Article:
On the XBox Gamepass and the PSP Go!(st)

 


Okay, so I’ve had headaches and a chest infection most of this week and I’m still exhausted but I thought I’d jump back on to knock something out.

Reports have been coming in that the XBox Game Pass – a feature that will allow you subscription access to a range of XBox One/360/OG games – is popular with gamers. Reports also have been coming in that a retail unit in Austria is deeply annoyed and unhappy and I believe have already pulled the XBox One and XBox One X from shelves. That seems extreme – it is – but for those who have forgotten the past, this is not without any precedent at all.

Hands up if you remember… the PSP Go!

psp go

Bet Sony never thought we’d bring this up again…

The idea was simple; a lower cost device that was lighter and didn’t need a UMD Drive, again saving on costs. In the absence of a physical media drive, the PSP Go! was to be the first exclusively digital handheld.

… and retailers HATED IT.

Here’s something that needs to be said; retailers don’t make large profit margins on most consoles (though the Wii U early-on they made a killing). Retailers don’t even make much of a margin on software sales all told. The brunt of most shops income is derived from second-hand sales, figures and proprietary hardware sales like self-made controllers and SD Cards. Video games are big business, but retailers don’t see most of the benefit – they have to hope you buy additional stuff that they can make a profit on at the same time they’re selling you a new game. It’s why GameStop rams Game Informer subscriptions onto every hapless person who deigns to walk into their US stores.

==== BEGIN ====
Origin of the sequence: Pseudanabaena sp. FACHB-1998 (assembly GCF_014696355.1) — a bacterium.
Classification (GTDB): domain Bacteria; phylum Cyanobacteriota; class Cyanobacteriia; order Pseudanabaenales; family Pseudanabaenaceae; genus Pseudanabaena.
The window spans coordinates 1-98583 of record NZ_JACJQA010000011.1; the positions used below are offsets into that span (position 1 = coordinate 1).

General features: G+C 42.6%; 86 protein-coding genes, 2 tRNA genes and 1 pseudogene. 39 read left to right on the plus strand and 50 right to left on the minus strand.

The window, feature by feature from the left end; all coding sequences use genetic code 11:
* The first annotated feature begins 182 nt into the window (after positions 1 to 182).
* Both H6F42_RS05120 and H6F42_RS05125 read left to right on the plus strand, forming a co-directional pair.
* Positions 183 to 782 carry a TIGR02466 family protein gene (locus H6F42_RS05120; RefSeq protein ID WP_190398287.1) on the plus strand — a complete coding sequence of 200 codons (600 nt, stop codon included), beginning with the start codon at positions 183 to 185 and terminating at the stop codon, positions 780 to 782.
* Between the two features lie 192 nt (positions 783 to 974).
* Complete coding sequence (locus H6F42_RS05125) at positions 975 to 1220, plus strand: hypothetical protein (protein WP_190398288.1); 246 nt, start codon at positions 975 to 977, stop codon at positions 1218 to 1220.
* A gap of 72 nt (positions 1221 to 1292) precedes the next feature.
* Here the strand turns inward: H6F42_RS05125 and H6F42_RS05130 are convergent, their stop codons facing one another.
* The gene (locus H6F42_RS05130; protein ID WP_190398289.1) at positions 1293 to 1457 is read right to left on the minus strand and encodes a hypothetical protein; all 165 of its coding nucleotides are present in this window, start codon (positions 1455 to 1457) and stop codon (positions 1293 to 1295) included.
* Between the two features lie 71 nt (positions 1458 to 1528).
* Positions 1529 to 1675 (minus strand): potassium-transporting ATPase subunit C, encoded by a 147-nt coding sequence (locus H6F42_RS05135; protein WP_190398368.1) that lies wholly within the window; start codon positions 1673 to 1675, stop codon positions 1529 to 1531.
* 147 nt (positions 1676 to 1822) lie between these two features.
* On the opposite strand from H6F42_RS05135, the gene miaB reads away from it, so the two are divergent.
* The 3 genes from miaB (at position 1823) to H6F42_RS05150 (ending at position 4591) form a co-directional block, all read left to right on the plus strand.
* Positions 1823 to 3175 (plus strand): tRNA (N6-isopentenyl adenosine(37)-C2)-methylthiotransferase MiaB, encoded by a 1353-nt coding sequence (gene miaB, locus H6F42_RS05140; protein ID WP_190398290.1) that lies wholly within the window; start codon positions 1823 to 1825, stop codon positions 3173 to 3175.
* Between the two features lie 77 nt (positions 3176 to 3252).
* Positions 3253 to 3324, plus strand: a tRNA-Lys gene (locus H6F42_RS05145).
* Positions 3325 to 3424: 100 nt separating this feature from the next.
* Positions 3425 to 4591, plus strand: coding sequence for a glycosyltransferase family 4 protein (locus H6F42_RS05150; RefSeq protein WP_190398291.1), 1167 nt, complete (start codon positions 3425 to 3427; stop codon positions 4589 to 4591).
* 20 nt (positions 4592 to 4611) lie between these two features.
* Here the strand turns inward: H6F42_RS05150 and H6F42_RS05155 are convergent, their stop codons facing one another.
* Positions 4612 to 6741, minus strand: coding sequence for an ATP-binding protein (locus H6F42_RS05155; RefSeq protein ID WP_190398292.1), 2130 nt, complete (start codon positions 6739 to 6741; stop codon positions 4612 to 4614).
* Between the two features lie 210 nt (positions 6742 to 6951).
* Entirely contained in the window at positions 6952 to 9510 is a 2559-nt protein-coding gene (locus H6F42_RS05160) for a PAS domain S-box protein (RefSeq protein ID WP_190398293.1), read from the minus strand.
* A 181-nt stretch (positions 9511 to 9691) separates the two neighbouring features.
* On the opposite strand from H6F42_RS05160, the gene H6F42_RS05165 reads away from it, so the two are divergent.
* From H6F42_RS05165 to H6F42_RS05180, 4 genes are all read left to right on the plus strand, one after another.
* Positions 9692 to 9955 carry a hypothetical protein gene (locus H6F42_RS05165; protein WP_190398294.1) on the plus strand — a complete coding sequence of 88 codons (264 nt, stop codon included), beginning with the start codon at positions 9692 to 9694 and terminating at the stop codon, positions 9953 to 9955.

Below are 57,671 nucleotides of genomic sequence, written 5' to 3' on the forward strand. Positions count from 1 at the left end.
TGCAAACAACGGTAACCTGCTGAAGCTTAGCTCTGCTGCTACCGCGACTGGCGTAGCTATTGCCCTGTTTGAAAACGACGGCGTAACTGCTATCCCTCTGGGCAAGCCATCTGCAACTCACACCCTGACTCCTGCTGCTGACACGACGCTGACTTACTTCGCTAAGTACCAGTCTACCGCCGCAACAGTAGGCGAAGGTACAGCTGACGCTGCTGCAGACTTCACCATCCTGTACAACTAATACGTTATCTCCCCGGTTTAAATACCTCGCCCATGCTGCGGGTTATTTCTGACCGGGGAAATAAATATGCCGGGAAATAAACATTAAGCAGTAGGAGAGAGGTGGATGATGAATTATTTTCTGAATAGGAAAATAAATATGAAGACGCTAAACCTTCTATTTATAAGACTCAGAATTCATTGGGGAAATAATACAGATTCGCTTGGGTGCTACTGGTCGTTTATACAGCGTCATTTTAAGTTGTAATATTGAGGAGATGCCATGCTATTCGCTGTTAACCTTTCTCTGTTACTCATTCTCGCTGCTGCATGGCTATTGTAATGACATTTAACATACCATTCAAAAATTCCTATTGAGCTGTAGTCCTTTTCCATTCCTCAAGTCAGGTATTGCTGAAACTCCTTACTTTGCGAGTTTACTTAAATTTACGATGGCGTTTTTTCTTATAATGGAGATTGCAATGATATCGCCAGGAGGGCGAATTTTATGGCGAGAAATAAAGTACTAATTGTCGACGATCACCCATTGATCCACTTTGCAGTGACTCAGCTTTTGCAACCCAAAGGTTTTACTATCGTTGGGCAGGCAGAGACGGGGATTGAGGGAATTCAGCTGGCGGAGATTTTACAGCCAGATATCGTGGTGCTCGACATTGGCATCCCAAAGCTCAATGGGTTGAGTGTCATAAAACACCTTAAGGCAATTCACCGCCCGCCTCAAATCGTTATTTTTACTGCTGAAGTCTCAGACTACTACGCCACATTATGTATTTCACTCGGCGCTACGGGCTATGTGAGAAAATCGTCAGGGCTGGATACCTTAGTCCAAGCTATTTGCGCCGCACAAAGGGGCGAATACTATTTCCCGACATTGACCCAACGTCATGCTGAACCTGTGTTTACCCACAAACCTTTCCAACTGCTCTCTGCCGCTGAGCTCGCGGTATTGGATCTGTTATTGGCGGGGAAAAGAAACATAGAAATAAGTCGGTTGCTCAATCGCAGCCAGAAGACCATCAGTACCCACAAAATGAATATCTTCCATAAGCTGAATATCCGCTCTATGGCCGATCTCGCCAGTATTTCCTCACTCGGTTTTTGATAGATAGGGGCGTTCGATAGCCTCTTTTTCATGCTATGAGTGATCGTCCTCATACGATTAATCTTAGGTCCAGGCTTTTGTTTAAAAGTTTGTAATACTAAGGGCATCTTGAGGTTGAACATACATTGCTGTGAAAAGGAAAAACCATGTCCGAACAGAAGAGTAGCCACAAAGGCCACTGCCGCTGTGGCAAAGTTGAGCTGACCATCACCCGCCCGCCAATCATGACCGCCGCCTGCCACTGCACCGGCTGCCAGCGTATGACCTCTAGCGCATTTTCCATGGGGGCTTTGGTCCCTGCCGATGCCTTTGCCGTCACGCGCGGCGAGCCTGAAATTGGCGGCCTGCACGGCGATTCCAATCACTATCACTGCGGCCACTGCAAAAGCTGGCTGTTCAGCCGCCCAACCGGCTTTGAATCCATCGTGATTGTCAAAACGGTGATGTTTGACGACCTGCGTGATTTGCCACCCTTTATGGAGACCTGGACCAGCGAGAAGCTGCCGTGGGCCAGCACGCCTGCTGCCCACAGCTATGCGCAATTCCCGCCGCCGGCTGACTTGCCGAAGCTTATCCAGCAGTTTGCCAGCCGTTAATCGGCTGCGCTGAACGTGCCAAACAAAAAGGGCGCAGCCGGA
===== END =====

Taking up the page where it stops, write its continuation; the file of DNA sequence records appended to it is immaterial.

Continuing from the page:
The PSP Go! was a hardware device that, given the opportunity, would not even reward with second-hand sales, considering the obvious lack of a media player. No new physical games, no chance for second hand trade-ins to make larger profit margins on. And Sony’s chance to make peace with Shop Cards, which would give X amount of dollars/pounds to spend on the thing, gave even less profit margin than a traditional video game would have.

Faced with a device that frankly was about to screw over their business model, a huge range of retailers did the unthinkable – they refused to carry the PSP Go!, at all. The PSP Go! died before the base PSP ever did as well, largely because the cost savings Sony was making on the Go! were not making their way to consumers – Sony was charging just as much for the Go! as a basic PSP. It was a massive blunder, as consumers couldn’t even bring themselves to defend the device.

And since retail is important to actually sell hardware in the first place, if you are screwing them over on potential profit margins – they’re not going to stock your hardware, which effectively means less hardware sales in the first place.

And whilst subscription based services exist – there is a growing fear that some platforms are seeking to take away much of the profit margins of video games on the retail side.